Hello, Charlie

Or, "Why I Quit Social Media"

Now the police dreams that one look at the gigantic map on the office wall should suffice at any given moment to establish who is related to whom and in what degree of intimacy; and, theoretically, this dream is not unrealizable although its technical execution is bound to be somewh at difficult. If this map really did exist, not even memory would stand in the way of the totalitarian claim to domination; such a map might make it possible to obliterate people without any traces, as if they had never existed at all. -- Hannah Arendt, "The Origins of Totalitarianism"

I hear that my absence from the pernicious world of social media has triggered some suspicion[0].

After 12 years of social media, I have many reasons for dropping it as a platform. But, ultimately, I’m tired of being its product. Tired of having my identity and behaviour sold to advertisers. Of not having direct control over the content I consume. Of having no privacy. And, especially, of having my behaviour modified by these same "content" providers[1][2][3]. For some of these same reasons, I have also stopped using Google’s services, aside from Waze; and have moved to paid services where I can, for news, communication, and media management.

Funding these "free" services requires advertising revenue. This requires time on screen: the longer you're there, the more adverts they can serve you; the more they know about you, the more they can manipulate your behaviour, to keep you engaged for longer, and send you more adverts. Rinse and repeat. Your wellbeing as a person has literally zero impact on how their Artificial Intelligence (AI) makes decisions about what to serve you. And the AI is good. Current AI can create profiles of us that contain information that we don't explicitly state or share. It can make accurate inferences based on even seemingly benign information, simply by being aware of all of our information at once, in a way that we could never be aware.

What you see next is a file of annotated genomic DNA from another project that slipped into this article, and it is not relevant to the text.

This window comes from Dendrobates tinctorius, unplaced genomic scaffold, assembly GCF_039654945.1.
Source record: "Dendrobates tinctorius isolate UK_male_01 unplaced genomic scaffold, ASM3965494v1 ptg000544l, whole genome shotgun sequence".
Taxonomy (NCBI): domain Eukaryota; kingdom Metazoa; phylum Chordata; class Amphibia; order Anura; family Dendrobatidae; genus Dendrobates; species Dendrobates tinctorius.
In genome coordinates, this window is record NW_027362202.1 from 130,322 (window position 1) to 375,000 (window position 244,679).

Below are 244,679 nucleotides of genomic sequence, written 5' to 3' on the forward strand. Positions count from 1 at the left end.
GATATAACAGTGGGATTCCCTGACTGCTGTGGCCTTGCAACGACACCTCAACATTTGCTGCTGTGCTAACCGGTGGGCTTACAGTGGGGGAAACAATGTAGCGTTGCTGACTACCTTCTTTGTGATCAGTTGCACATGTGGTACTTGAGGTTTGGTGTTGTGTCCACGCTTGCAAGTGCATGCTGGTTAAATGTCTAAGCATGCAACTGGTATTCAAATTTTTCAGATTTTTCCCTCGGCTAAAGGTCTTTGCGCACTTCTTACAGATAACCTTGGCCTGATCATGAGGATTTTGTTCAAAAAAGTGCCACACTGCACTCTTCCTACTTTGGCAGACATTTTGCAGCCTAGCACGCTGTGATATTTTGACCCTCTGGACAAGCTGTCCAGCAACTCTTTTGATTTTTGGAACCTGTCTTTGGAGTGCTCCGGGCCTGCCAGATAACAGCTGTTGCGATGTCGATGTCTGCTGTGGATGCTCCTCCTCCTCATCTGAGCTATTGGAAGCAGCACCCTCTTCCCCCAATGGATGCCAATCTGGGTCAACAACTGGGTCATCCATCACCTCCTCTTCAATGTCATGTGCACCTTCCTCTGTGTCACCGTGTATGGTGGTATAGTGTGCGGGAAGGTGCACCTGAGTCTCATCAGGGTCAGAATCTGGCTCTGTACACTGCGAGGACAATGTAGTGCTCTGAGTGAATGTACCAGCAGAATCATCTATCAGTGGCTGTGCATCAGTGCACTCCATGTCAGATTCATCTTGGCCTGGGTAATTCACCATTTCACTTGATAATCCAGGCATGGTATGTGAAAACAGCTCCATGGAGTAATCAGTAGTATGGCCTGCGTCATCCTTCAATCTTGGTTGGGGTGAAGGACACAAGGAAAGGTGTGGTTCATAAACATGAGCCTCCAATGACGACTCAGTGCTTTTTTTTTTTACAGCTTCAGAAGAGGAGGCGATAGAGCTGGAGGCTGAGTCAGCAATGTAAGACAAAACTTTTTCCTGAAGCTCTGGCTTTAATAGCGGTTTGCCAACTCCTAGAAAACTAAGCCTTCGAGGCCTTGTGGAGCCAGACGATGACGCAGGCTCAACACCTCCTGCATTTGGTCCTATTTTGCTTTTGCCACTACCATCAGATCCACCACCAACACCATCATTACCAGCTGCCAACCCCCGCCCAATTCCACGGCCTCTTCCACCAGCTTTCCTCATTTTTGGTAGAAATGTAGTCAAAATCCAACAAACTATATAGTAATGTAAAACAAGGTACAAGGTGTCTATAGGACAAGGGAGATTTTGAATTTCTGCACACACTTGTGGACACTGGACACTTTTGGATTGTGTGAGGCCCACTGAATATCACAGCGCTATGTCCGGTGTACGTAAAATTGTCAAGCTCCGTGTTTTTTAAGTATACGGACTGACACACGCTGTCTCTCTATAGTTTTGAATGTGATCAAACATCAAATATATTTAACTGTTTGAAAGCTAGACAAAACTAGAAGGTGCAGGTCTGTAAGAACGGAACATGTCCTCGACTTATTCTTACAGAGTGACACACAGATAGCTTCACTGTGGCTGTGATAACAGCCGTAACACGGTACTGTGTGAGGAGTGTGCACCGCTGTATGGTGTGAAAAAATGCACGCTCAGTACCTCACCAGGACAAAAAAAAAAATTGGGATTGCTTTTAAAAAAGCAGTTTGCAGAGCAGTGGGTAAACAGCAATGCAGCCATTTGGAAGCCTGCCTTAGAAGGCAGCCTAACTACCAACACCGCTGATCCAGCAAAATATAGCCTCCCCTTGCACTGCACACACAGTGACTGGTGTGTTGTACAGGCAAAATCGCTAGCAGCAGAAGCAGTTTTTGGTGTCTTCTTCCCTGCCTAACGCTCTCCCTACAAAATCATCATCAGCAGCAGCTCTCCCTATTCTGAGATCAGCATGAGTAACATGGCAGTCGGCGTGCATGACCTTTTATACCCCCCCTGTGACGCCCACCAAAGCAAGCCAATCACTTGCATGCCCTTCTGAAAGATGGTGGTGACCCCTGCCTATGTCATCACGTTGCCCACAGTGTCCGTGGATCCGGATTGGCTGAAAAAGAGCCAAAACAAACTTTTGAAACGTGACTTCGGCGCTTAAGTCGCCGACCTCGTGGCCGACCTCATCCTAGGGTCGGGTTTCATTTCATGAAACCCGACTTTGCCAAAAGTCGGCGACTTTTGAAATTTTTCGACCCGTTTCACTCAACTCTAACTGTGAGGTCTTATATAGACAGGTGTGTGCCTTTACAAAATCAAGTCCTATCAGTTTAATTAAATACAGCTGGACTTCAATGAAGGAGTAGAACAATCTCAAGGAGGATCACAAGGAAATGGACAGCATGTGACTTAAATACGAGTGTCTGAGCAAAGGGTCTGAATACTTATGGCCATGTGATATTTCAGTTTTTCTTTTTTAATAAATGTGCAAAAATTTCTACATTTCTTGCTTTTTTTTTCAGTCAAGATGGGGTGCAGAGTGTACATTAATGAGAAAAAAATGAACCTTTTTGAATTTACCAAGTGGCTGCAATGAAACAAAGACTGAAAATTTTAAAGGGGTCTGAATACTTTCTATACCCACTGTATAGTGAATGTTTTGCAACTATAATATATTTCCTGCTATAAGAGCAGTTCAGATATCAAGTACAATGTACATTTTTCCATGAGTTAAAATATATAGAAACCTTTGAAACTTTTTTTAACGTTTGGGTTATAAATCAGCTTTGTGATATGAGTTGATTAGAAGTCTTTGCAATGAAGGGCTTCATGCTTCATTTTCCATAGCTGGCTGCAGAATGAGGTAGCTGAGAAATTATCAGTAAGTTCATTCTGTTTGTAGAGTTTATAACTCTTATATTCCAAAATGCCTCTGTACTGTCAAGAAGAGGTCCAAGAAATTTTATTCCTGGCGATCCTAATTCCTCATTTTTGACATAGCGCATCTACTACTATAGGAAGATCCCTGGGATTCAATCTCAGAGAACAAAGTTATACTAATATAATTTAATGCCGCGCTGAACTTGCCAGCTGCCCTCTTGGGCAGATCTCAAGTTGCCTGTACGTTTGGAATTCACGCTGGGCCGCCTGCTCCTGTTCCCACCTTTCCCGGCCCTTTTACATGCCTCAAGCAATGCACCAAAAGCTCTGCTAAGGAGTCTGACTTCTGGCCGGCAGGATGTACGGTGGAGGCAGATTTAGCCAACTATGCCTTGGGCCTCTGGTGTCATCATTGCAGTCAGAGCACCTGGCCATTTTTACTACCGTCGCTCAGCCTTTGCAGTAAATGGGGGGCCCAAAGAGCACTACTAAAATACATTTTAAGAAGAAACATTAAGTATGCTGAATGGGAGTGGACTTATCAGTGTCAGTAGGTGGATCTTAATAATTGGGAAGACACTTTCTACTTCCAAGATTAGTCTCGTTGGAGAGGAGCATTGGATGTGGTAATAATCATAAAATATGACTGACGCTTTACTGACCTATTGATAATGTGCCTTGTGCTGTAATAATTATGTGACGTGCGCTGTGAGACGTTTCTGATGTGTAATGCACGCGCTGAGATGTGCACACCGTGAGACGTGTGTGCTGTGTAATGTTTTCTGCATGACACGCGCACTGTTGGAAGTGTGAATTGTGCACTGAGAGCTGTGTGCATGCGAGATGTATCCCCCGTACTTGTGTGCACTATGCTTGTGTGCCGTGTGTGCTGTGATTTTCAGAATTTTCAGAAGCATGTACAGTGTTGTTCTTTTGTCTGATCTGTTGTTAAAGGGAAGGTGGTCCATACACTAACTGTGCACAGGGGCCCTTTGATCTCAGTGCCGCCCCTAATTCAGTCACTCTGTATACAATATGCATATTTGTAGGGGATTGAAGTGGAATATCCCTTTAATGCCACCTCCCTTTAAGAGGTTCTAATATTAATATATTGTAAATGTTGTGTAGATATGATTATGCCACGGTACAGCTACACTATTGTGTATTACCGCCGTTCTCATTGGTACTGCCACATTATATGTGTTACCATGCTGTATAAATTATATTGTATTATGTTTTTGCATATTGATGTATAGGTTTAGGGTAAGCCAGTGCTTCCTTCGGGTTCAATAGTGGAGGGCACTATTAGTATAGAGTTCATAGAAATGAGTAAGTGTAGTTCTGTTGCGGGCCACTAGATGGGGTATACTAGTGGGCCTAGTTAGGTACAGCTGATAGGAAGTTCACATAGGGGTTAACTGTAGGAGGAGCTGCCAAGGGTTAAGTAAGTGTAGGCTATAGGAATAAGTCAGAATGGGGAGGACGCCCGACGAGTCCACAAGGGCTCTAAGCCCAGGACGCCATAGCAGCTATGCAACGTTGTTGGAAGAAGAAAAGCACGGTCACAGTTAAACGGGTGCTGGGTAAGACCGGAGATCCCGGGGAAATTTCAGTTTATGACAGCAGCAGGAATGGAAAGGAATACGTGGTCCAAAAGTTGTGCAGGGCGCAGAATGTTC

Aside from the subjective creepiness of this, there is also a Social Cooling[4] effect that occurs as a result of our knowing that our data is being mined. This ostensibly benign advertising information is also increasingly popular with governments[5], as well as a target for directly nefarious actors.

In an email to mutual friends of ours, last year, I said the following:

Yes. Twitter is incredibly distracting. And as a medium of exchange the short format creates more confusion and brutality of expression, than it does aphorism.

I now think that was unfair to Twitter. I think it is in the nature of social media itself, in the nature of people too; not just Twitter. I find its effect, personally, to be insidious. I become like a rat in a Skinner Box[6], hitting that little dopamine switch. Flicking back to Facebook, or Twitter, or Pinterest, or Tumblr, or Instagram, at every small gap in my day. (I don’t think that this is unique to me either[7].) Consumption without attendant creation, and all the endless little joys, and irritations, that keep me browsing, are a slow poison in a creative life. I decided to slow things down. It’s not the first time I’ve done this (in fact I think you’ve been followed by two iterations of me on Twitter); hopefully it will be the last.


Footnotes

[0] 1 2

[1] Richard Stallman: Reasons Not to Use Facebook

[2] Is Facebook a Structural Threat to Society?

[3] Sam Harris Interviews Tristan Harris

[4] Social Cooling

[5] White Monopoly smear campaign run in South Africa

[6] Skinner Box/Operant Conditioning Chamber

[7] Technology is Heroin